- Scott Mann
- Grace Caroline Currey, Virginia Gardner, Mason Gooding, Jeffrey Dean Morgan
- 107 min.
- Release Date
German film theorist Rudolf Arnheim once noted that cinema has the unique ability to produce phantom senses. A filmmaker makes aesthetic choices to access our vision, which causes our brain to create false sensory impressions, such as a smell or bodily reaction. Fall would make a terrific case study to explore this phenomenon. The movie taps into our involuntary physiological response to heights. The story is about two extreme climbers trapped atop the decommissioned B67 TV tower, one of the tallest structures in the US. They spend most of the 107-minute runtime at risk of falling to their deaths, clinging to rusty ladders, dangling with a tenuous grip, and looking down from a small platform 2,000 feet in the sky. Our stomachs drop and spines tingle while watching their predicament unfold—a familiar feeling among those who’ve ever peered over a cliff or instinctually looked down from a high place. Director Scott Mann’s minimalist feature employs an effective visual technique to reproduce the impression and fear of falling. If the clichéd storytelling and characters leave much to be desired, Fall at least makes us squirm and gasp in our seats.
In a traumatic opening reminiscent of Cliffhanger (1993), Becky (Grace Caroline Currey) and her husband Dan (Mason Gooding) climb a steep rock face with their daredevil friend, Hunter (Virginia Gardner). When Dan falls to his death in a freak accident, Becky spends the next year grieving and inconsolable. She has spent months listening to Dan’s voicemail message on repeat in her apartment, which is littered with empty booze bottles and pizza boxes. Although her dad (Jeffrey Dean Morgan, appearing all-too-briefly to give the movie some cred) tries to snap Becky out of her crippling grief, it’s Hunter that convinces Becky to start climbing again and conquer her fear and despair with an appropriate challenge—the aforementioned tower. Hunter has since become a paid influencer who travels worldwide to complete extreme climbing challenges. She hatched the idea of climbing the tower for Becky, expecting the ascent and descent to take no more than a few hours. But the tower’s unreliable rungs and loose screws have other plans for them. Just after they reach the top, the ladder detaches, and they become stranded with no way down.
According to the press notes, Mann and his co-writer Jonathan Frank originally conceived the idea for a short film series that fell through. Enthusiastic about their concept, they expanded the premise into a feature. Their dramaturgy relies on banalities, but their visualization is effective. Spanish-born cinematographer MacGregor, who shot 2019’s Vivarium, captures the action on-location at Shadow Mountain in California. The production used actual towers of various sizes, the tallest being 60 feet, requiring the actors to be comfortable climbers—even if the actual height was much lower than the screen story suggests. The difference is rendered with CGI, which is occasionally noticeable and spoils the illusion. As a result, most of Fall delivers a convincing feeling that Becky and Hunter could plummet at any moment. Besides the elevation, the characters also endure the usual conflicts of a stranded survival movie, including a shortage of food and water, desperate attempts to acquire help, and resident predators—a nasty kettle of vultures. But curiously, the filmmakers don’t address how Becky and Hunter haven’t been sunburnt to a crisp after a couple of days atop the tower.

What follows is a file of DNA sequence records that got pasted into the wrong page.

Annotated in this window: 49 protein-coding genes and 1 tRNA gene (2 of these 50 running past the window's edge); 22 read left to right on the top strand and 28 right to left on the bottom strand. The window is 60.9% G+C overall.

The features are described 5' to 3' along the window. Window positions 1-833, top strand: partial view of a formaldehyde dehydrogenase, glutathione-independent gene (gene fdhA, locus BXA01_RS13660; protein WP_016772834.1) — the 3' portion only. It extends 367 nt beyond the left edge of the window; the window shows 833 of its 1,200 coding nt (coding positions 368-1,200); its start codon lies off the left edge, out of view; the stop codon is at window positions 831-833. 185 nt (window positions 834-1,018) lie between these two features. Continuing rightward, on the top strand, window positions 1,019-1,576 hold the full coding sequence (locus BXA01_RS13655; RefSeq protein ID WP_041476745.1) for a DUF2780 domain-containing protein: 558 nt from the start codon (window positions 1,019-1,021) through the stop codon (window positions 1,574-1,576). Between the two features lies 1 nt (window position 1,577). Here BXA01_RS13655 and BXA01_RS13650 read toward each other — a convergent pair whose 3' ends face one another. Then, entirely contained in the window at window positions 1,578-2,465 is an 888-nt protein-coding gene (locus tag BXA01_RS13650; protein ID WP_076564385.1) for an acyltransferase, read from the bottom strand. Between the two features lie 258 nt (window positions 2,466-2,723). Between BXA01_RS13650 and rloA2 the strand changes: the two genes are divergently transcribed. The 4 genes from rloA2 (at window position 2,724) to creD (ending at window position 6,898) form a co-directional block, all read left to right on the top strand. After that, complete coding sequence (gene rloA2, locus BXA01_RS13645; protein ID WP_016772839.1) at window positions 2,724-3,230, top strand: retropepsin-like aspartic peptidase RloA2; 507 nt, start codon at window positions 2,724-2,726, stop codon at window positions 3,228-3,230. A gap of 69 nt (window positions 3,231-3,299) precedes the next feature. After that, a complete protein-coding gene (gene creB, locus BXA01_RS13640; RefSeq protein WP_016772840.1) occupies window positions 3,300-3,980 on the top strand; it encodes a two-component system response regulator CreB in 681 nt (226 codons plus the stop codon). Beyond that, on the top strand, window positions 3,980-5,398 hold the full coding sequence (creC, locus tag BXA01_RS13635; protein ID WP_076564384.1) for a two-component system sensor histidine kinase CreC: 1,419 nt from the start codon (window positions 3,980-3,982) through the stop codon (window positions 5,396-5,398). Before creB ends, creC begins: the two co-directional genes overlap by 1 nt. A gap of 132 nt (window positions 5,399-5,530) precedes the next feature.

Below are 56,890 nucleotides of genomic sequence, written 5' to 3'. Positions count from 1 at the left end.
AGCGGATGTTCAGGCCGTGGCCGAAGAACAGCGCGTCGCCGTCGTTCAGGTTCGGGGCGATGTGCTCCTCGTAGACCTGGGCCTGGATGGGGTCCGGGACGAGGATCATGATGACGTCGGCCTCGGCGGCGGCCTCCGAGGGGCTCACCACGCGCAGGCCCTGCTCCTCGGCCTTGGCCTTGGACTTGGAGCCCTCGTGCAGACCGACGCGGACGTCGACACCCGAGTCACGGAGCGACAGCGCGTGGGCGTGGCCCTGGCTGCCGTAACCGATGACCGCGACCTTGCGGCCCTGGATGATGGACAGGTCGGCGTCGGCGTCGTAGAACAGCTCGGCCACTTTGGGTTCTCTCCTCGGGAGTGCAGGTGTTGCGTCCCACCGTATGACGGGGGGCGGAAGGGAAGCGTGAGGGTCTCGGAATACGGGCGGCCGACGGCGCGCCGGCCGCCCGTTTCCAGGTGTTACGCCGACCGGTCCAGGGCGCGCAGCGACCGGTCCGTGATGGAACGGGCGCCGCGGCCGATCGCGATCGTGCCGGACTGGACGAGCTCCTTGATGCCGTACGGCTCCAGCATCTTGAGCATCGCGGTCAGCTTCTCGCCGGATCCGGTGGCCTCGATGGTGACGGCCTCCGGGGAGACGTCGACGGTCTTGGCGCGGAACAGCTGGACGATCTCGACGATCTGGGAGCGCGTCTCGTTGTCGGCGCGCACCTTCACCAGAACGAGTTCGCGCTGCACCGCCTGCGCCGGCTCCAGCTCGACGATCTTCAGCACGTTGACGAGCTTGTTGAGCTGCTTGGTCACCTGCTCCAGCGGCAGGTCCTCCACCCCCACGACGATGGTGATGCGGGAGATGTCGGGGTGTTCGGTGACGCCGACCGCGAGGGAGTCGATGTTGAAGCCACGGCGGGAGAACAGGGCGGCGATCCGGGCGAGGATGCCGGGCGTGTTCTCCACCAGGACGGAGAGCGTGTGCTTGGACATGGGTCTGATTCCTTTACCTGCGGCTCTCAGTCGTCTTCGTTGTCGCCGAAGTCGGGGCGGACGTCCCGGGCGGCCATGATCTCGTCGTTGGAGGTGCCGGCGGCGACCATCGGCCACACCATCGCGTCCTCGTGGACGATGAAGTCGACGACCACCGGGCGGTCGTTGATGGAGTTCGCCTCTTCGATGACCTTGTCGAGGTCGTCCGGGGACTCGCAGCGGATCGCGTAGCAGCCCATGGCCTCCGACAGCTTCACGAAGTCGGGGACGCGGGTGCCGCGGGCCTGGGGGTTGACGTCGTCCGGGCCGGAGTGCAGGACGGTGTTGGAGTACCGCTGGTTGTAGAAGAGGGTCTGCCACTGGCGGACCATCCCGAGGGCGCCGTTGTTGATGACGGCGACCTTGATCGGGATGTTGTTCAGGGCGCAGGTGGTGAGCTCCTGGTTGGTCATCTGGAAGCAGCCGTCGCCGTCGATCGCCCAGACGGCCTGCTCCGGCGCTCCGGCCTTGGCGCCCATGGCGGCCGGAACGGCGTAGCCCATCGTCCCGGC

Although most scenes involving their attempts to problem-solve their way out of the situation (using a flare, phone, and drone) prove compelling, they arrive here after a series of laughably bad choices that may leave the viewer questioning whether the leads are making intelligent choices (they are not). Fall is the kind of movie that makes you want to shout “What are you doing?!” at the screen. Hunter’s interest in safety is nonexistent and a constant source of frustration. Worse, the Hallmark-worthy interpersonal conflicts feel trite. While stranded up there, Becky and Hunter deal with their respective loss and secrets about their relationship. Becky also spends a lot of time watching wedding videos and looking at old pictures on her phone, leading to questions about her late husband. The predictable turns, including an absurd third-act twist, play like soap opera developments, suggesting there’s a much simpler survival story here that runs about 20 minutes shorter. What’s unfortunate is that Mann’s earnest treatment of the drama has a self-seriousness that doesn’t land as intended.
Still, any movie that can cause a phantom falling sensation suggests there’s some skill behind the camera. Throughout Fall, I noticed my guts churning, and I even felt something like vertigo at times. The way the camera moves around the tower and peeks over the rickety grate at the top leaves one dizzy, but so do the overwrought characters. Currey and Gardner do their best with what the screenplay provides them, the former often bawling, the latter telling her to buck up. Overall, the setup is 47 Meters Down (2017) in reverse. Despite its familiar scenario, I may have been able to ignore its frequent dialogical platitudes and stale dramatic beats if not for the unnecessary twist mentioned above. Disappointing as a whole, Fall nonetheless contains a few memorable sequences that could justify a casual viewing. But don’t expect to feel much beyond some unsteadiness.